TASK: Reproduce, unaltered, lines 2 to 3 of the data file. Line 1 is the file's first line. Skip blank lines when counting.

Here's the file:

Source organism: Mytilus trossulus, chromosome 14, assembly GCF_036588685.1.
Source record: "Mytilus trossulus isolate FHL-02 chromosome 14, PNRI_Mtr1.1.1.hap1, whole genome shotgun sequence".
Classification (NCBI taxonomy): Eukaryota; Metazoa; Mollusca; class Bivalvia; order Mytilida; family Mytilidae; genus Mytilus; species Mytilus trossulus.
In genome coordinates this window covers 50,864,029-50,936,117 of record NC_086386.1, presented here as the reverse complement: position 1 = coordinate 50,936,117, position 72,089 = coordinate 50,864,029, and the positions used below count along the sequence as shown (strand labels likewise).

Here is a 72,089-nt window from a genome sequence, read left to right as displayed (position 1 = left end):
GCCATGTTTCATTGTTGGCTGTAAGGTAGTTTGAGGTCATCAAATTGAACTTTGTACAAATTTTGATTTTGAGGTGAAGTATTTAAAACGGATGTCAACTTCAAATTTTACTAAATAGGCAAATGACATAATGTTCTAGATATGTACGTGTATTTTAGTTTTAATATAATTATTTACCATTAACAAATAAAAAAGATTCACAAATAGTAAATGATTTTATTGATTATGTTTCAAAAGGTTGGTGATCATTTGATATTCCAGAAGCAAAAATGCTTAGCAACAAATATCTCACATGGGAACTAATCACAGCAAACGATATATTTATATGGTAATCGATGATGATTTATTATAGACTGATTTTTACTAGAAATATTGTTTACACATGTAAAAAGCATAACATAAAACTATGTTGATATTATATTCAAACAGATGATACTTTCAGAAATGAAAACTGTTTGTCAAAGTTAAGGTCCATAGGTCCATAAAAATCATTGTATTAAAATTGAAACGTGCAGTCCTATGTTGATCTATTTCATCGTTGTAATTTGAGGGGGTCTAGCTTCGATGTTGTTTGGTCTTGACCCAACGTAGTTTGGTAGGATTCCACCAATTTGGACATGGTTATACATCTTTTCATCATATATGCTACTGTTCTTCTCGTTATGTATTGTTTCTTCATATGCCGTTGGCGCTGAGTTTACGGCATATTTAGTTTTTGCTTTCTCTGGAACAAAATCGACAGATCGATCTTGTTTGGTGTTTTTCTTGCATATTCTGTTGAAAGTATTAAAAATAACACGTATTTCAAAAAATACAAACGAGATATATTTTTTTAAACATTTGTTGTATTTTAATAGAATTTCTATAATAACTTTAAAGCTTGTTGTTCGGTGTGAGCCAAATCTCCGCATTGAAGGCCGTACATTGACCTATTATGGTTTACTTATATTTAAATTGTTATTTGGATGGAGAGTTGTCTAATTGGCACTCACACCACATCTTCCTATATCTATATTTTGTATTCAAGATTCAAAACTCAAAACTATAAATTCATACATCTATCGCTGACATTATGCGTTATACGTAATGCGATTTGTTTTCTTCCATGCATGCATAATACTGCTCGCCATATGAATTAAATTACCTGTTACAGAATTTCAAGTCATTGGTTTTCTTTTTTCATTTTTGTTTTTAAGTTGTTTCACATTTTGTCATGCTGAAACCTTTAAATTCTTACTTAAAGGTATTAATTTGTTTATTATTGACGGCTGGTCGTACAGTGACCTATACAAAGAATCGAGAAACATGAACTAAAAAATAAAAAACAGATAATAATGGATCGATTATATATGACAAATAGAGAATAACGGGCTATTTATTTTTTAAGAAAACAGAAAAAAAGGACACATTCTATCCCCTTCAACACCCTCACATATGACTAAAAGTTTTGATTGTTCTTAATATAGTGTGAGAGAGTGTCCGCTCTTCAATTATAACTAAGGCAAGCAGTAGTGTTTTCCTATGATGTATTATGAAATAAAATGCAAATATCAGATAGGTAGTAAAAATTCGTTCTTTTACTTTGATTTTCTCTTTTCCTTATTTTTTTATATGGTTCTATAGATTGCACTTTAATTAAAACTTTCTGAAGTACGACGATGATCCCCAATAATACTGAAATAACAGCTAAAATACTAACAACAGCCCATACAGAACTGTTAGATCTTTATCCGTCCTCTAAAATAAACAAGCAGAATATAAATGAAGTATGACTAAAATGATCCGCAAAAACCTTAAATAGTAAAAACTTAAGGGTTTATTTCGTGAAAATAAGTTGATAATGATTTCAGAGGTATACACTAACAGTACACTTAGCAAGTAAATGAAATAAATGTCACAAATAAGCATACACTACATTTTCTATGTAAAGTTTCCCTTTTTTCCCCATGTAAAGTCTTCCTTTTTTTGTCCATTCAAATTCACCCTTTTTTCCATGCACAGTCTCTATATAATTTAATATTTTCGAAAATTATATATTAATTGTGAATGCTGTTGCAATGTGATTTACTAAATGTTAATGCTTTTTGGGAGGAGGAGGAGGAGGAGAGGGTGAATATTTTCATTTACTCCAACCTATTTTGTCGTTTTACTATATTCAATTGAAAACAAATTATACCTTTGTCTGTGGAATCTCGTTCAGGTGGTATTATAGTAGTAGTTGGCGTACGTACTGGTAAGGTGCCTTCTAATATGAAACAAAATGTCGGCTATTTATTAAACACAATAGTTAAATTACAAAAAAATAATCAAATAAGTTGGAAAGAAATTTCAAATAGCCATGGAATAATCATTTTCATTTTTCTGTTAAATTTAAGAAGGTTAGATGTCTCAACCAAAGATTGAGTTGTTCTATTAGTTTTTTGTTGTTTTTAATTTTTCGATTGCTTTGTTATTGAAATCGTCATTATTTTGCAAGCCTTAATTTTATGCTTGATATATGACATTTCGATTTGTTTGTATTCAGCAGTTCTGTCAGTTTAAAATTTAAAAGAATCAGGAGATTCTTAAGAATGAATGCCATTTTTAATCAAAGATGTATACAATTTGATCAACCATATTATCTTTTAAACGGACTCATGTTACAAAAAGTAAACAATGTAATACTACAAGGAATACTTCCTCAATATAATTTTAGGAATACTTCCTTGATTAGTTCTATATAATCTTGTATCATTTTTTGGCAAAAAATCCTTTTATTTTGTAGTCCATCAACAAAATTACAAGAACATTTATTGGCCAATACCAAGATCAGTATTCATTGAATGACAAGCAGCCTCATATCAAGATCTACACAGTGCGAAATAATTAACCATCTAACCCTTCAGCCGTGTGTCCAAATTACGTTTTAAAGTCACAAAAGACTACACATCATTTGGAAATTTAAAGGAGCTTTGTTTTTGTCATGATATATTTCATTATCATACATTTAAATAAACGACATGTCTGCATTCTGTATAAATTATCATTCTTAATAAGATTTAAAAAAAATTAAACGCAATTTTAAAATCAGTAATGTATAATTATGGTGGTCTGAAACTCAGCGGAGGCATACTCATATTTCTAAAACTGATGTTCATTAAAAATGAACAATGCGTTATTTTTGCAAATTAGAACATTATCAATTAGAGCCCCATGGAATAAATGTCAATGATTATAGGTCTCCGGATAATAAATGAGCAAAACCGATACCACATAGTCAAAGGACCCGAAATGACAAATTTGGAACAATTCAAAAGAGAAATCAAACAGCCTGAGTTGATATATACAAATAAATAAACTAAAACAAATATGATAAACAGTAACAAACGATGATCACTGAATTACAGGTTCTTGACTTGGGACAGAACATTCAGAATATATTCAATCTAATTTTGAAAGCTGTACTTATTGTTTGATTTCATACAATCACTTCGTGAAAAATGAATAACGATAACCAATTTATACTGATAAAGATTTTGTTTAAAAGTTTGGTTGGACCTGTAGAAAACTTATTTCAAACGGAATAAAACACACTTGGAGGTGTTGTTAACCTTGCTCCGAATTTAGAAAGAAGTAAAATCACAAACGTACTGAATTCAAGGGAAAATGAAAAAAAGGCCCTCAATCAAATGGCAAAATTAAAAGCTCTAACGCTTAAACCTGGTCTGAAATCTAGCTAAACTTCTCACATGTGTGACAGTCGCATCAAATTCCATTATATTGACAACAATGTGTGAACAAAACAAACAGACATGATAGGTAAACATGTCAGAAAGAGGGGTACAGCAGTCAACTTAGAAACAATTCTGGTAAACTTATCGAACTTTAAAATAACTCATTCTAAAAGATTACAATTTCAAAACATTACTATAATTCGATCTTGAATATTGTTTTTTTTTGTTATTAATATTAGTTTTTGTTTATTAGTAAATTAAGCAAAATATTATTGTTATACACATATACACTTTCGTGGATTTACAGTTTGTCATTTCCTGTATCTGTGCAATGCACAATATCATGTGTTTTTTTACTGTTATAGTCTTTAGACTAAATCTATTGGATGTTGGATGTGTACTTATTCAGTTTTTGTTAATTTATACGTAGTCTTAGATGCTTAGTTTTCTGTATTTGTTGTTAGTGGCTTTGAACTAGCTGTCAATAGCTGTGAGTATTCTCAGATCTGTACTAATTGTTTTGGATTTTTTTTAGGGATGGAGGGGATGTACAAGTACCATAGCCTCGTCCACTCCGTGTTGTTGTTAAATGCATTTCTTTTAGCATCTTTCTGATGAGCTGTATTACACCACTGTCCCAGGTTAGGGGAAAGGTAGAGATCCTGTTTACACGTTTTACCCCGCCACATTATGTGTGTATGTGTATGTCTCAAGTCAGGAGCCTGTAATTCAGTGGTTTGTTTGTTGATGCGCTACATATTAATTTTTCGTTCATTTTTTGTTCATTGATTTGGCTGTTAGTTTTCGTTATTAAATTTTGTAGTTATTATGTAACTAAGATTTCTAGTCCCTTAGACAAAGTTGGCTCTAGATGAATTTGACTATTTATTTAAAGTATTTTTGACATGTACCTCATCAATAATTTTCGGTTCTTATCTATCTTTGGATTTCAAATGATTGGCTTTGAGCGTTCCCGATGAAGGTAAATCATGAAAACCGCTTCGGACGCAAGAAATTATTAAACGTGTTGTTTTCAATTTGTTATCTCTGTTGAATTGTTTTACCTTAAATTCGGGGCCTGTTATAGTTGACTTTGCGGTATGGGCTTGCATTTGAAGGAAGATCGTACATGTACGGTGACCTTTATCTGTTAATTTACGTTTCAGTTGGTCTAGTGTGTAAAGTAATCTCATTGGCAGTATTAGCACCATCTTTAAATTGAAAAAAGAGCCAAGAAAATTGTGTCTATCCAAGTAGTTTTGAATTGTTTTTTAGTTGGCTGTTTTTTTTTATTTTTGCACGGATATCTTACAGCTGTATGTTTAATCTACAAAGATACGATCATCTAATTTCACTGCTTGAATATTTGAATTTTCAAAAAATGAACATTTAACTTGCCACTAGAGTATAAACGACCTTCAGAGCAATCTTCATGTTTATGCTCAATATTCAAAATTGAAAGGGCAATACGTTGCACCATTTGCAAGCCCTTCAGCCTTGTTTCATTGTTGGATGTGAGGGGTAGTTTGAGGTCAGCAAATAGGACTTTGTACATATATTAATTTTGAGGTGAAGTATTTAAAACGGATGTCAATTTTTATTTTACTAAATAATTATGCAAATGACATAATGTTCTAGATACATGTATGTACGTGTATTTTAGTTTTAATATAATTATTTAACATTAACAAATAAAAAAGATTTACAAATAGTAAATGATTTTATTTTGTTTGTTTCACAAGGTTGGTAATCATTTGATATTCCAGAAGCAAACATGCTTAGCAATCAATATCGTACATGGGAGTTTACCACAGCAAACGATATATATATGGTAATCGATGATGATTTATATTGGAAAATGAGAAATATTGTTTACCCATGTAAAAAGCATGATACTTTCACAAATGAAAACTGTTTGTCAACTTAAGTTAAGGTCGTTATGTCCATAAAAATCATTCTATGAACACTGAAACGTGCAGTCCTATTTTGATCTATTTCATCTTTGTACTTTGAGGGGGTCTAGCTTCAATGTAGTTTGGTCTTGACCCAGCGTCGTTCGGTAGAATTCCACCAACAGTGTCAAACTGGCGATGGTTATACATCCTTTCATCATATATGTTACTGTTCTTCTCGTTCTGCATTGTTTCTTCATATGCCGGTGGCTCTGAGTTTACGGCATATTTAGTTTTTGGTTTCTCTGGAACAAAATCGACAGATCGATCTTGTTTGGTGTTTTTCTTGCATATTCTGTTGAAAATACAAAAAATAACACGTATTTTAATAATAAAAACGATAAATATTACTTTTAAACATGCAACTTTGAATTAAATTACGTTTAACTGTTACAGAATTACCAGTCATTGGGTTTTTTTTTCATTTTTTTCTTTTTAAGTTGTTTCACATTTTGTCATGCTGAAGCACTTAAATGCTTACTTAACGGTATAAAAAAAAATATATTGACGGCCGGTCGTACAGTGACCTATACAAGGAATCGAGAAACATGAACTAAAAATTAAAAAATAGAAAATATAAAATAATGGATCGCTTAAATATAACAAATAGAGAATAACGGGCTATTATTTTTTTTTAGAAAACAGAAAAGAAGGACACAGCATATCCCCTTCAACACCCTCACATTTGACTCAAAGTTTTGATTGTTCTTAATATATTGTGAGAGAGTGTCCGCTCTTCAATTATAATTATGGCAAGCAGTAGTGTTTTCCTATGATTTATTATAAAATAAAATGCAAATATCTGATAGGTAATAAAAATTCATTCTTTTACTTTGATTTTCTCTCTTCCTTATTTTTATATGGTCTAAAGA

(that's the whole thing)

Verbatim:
Source record: "Mytilus trossulus isolate FHL-02 chromosome 14, PNRI_Mtr1.1.1.hap1, whole genome shotgun sequence".
Classification (NCBI taxonomy): Eukaryota; Metazoa; Mollusca; class Bivalvia; order Mytilida; family Mytilidae; genus Mytilus; species Mytilus trossulus.